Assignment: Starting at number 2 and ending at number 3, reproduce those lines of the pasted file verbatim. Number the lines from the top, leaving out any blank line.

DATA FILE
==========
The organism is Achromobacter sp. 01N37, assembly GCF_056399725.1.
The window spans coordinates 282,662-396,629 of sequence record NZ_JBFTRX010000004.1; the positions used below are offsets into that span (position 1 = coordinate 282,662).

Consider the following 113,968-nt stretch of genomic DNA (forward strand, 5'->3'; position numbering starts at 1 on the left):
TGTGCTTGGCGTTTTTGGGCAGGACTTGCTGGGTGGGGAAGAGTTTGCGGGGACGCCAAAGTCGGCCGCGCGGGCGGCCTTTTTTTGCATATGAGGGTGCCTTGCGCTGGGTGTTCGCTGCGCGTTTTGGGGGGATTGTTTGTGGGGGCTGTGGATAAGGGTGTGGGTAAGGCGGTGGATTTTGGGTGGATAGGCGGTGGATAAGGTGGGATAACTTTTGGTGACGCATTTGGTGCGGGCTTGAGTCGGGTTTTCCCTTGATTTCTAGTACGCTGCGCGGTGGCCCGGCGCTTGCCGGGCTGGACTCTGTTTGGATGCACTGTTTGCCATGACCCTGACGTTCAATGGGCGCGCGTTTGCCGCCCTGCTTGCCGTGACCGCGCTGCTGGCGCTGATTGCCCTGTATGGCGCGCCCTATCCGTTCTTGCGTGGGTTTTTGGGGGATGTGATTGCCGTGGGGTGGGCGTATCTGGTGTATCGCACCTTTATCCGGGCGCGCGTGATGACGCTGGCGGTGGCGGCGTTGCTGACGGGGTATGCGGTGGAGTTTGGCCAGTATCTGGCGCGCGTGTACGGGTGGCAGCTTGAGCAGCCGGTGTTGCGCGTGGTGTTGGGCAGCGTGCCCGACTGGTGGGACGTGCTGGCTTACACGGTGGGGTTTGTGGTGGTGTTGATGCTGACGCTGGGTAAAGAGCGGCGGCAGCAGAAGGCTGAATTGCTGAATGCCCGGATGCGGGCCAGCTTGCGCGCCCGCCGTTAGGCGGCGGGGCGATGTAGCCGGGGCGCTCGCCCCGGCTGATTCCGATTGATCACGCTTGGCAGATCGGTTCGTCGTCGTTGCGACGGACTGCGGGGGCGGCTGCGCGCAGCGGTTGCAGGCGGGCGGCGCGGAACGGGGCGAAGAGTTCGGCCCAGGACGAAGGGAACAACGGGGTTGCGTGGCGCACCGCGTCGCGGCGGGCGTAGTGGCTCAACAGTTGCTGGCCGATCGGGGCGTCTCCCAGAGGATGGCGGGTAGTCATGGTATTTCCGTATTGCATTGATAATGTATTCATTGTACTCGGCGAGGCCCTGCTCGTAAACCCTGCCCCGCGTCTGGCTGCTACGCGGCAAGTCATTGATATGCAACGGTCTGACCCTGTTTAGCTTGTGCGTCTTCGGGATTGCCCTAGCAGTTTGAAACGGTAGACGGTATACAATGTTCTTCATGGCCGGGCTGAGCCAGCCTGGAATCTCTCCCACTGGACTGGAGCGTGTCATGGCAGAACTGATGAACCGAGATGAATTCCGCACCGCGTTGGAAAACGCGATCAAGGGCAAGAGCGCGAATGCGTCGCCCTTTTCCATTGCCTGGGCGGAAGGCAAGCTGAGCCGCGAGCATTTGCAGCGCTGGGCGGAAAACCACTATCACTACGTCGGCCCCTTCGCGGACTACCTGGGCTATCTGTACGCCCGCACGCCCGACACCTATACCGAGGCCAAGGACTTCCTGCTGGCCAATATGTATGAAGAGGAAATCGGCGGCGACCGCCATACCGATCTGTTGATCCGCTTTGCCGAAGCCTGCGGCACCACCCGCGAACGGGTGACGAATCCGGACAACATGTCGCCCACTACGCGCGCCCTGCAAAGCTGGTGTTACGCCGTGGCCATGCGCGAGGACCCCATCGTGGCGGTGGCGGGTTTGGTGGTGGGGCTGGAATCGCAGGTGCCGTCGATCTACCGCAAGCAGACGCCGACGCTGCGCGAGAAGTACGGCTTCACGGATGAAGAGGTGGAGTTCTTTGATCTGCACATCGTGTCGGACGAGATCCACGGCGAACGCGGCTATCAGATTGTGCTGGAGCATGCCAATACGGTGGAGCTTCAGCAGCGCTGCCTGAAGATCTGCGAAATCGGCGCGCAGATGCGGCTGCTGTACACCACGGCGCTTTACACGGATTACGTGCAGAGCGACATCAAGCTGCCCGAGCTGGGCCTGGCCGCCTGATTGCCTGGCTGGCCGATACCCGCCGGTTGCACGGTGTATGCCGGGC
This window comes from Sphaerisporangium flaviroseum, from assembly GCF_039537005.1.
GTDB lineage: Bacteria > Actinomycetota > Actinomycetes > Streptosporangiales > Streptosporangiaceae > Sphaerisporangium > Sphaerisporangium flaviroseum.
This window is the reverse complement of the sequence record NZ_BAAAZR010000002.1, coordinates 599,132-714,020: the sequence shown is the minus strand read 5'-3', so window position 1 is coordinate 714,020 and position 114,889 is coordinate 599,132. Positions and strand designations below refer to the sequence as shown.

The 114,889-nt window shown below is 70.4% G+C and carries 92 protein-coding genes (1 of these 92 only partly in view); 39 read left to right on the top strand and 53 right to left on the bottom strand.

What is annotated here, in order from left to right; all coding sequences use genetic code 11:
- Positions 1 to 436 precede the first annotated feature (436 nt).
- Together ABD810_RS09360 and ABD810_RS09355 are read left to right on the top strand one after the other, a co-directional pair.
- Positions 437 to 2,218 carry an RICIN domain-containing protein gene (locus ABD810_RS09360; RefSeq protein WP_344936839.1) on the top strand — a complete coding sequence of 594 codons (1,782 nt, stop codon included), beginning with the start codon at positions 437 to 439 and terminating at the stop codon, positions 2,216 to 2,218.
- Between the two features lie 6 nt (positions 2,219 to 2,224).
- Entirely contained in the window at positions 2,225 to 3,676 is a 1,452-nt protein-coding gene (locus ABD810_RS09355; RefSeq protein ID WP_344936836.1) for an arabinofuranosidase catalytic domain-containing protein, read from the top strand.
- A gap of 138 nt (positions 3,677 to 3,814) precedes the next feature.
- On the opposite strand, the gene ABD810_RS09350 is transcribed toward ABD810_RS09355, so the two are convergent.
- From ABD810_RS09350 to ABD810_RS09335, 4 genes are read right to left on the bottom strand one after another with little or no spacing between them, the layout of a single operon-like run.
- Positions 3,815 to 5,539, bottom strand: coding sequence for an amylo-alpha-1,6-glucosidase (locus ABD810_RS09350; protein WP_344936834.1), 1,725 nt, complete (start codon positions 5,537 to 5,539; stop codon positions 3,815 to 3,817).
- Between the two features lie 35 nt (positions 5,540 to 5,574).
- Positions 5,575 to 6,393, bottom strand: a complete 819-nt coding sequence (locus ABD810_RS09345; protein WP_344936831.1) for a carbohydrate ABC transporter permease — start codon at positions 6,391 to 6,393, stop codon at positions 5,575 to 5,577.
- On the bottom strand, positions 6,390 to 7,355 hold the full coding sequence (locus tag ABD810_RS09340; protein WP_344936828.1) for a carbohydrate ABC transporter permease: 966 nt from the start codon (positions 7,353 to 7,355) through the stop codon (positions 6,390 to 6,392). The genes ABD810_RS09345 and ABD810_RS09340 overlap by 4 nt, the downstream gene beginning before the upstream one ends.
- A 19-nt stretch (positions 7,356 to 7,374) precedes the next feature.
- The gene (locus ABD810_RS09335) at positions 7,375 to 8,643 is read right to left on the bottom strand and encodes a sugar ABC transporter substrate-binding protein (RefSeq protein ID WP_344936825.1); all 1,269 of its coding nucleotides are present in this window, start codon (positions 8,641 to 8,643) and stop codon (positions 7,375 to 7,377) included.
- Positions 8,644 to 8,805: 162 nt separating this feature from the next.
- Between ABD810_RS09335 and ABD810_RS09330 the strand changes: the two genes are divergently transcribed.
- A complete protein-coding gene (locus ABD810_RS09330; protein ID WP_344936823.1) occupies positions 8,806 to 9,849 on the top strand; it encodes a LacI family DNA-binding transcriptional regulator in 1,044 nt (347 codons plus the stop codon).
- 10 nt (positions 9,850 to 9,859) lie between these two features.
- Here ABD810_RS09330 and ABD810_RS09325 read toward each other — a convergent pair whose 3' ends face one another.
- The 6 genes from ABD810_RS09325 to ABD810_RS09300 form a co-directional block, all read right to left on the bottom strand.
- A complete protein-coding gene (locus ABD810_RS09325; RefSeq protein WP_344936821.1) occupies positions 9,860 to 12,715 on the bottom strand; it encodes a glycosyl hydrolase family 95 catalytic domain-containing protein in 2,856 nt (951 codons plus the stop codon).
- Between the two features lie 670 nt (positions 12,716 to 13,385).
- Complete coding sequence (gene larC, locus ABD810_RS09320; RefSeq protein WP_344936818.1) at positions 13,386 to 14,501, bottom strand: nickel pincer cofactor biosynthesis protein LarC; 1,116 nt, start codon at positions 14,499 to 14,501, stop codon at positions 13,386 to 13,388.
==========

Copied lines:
The window spans coordinates 282,662-396,629 of sequence record NZ_JBFTRX010000004.1; the positions used below are offsets into that span (position 1 = coordinate 282,662).

Consider the following 113,968-nt stretch of genomic DNA (forward strand, 5'->3'; position numbering starts at 1 on the left):